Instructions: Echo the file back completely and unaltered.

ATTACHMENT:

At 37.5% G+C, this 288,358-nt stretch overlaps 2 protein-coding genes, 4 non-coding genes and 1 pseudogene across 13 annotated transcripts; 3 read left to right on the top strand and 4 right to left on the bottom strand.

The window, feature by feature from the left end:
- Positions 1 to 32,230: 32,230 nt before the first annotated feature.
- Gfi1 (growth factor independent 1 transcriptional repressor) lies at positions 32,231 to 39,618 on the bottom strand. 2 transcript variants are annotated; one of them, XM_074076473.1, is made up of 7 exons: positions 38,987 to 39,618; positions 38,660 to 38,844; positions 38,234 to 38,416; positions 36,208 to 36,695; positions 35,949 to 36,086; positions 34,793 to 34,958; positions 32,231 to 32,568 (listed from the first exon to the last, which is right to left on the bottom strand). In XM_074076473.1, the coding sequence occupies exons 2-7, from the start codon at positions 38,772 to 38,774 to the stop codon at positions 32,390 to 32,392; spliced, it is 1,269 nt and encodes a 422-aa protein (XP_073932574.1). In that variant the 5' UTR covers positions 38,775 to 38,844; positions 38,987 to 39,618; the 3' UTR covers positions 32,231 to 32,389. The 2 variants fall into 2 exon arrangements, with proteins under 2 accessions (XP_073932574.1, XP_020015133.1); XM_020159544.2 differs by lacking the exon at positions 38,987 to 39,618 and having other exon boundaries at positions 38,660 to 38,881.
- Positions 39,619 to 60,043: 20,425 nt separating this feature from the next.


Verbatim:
At 37.5% G+C, this 288,358-nt stretch overlaps 2 protein-coding genes, 4 non-coding genes and 1 pseudogene across 13 annotated transcripts; 3 read left to right on the top strand and 4 right to left on the bottom strand.

The window, feature by feature from the left end:
- Positions 1 to 32,230: 32,230 nt before the first annotated feature.
- Gfi1 (growth factor independent 1 transcriptional repressor) lies at positions 32,231 to 39,618 on the bottom strand. 2 transcript variants are annotated; one of them, XM_074076473.1, is made up of 7 exons: positions 38,987 to 39,618; positions 38,660 to 38,844; positions 38,234 to 38,416; positions 36,208 to 36,695; positions 35,949 to 36,086; positions 34,793 to 34,958; positions 32,231 to 32,568 (listed from the first exon to the last, which is right to left on the bottom strand). In XM_074076473.1, the coding sequence occupies exons 2-7, from the start codon at positions 38,772 to 38,774 to the stop codon at positions 32,390 to 32,392; spliced, it is 1,269 nt and encodes a 422-aa protein (XP_073932574.1). In that variant the 5' UTR covers positions 38,775 to 38,844; positions 38,987 to 39,618; the 3' UTR covers positions 32,231 to 32,389. The 2 variants fall into 2 exon arrangements, with proteins under 2 accessions (XP_073932574.1, XP_020015133.1); XM_020159544.2 differs by lacking the exon at positions 38,987 to 39,618 and having other exon boundaries at positions 38,660 to 38,881.
- Positions 39,619 to 60,043: 20,425 nt separating this feature from the next.